Spirit North engages Burns Lake Indigenous youth in skiing

Spirit North engages Burns Lake Indigenous youth in skiing

A new initiative in Burns Lake aims to support First Nations youth in pursuing healthy lifestyles by engaging them with skiing.

The Spirit North program introduces cross country skiing to Indigenous students and helps their communities lead culturally-relevant outdoor sporting activities.

Started in Alberta and originally known as Ski Fit North, Canadian Olympic cross-country skier Becky Scott took over the program last year and renamed it Spirit North.

From Alberta the charitable organization has expanded into British Columbia, Saskatchewan and Manitoba.

“[There are] challenges facing indigenous communities in terms of lack of access, lack of opportunity and lack of accessibility especially when it comes to sport and recreation,” she told Lakes District News.

Scott has a background in Sport for Development – “The concept of using sport for a tool to achieve development goals” – which she has leveraged into her work with Spirit North.

“We’re aware that Burns Lake has a strong ski community and a strong culture of nordic sports. We’re looking forward to facilitating partnerships there,” and the ultimate goal, she said, is for the communities themselves to take over the programs.

Rachelle van Zanten is the Community Program Director for the Burns Lake area, and leads the training courses for students at Morris Williams Elementary School and Woyenne Youth Centre on Lake Babine First Nation, and at the Wet’suwet’en First Nation.

“This has been a dream job,” she said. “[The kids are] so excited to be out on the land. And that’s one of the big goals of the program…They’re all really athletic and this opportunity to develop their skills that much further is going to be incredible for them.”

Spirit North integrates Indigenous culture into the training, such as with the Aboriginal medicine wheel concept of the interconnectedness of all things, and a holistic approach.

“In the first session we went out to the forest and discovered the plants and animals right around the school. And then they went over those things in their [Carrier] language classes,” van Zanten said.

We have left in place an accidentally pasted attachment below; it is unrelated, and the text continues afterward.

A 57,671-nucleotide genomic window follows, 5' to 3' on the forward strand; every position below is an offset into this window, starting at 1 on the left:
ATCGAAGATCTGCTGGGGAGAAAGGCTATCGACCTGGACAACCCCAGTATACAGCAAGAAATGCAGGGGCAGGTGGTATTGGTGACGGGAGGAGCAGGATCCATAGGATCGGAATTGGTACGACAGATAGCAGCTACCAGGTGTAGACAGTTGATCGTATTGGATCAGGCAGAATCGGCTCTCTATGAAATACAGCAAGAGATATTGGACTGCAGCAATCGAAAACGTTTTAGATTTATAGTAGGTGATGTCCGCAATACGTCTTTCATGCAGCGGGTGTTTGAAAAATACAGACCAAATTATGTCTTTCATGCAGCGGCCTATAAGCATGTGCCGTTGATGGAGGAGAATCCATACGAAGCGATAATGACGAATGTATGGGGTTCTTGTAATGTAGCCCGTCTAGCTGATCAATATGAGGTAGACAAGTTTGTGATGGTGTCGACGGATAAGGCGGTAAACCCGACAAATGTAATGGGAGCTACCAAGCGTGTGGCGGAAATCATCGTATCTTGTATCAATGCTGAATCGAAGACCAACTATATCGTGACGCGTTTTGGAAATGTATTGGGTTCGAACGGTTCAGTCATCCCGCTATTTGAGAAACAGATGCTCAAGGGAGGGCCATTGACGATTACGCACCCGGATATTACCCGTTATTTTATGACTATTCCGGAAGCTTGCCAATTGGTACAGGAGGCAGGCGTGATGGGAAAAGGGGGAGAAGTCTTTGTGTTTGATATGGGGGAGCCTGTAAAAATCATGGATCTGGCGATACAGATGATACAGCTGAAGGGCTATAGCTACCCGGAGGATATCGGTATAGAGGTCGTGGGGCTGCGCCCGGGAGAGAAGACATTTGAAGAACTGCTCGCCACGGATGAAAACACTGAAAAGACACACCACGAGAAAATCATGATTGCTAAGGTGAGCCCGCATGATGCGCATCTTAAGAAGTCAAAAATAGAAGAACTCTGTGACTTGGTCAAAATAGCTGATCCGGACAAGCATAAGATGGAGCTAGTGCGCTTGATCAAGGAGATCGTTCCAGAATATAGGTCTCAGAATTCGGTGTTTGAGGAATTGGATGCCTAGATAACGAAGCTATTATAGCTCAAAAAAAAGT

She started the local iteration of Spirit North on Nov. 1 and, even though the program is ski-focused, the lack of heavy snow on the ground has been no barrier to getting the kids active and outside.

On Dec 12. Van Zanten, along with trainer Chris Paulson and educational assistants Donald Lacerte and Gavin Michell took nine Morris Williams’ students in Grades 6 and 7 out for some trail running, stretching and a game of Wolf Tag.

The children dashed down the snowy trails behind the school as if it was the Vancouver Marathon, and during a brief stop, Chris Paulson explained that running at a leisurely pace has its place in a proper training program.

“Training doesn’t always mean going full out,” he said. “It’s ok to run at an average pace and be able to have a chat with your friend.”

Grade 7 student Kendra Sebastian explained that the Spirit North program gives her a more complete experience than she gets when she plays with her friends outside.

“It gets us prepared [for other sports]. We get outside and off the playground. We use all our senses out here,” she said.

In northwestern B.C. Spirit North has also opened programs at Witset, Kitsumkalum, Kispiox and Kitamaat Village.

The initiative across four provinces receives $1 million in funding from Indigenous and Northern Affairs Canada.

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Spirit North engages Burns Lake Indigenous youth in skiing

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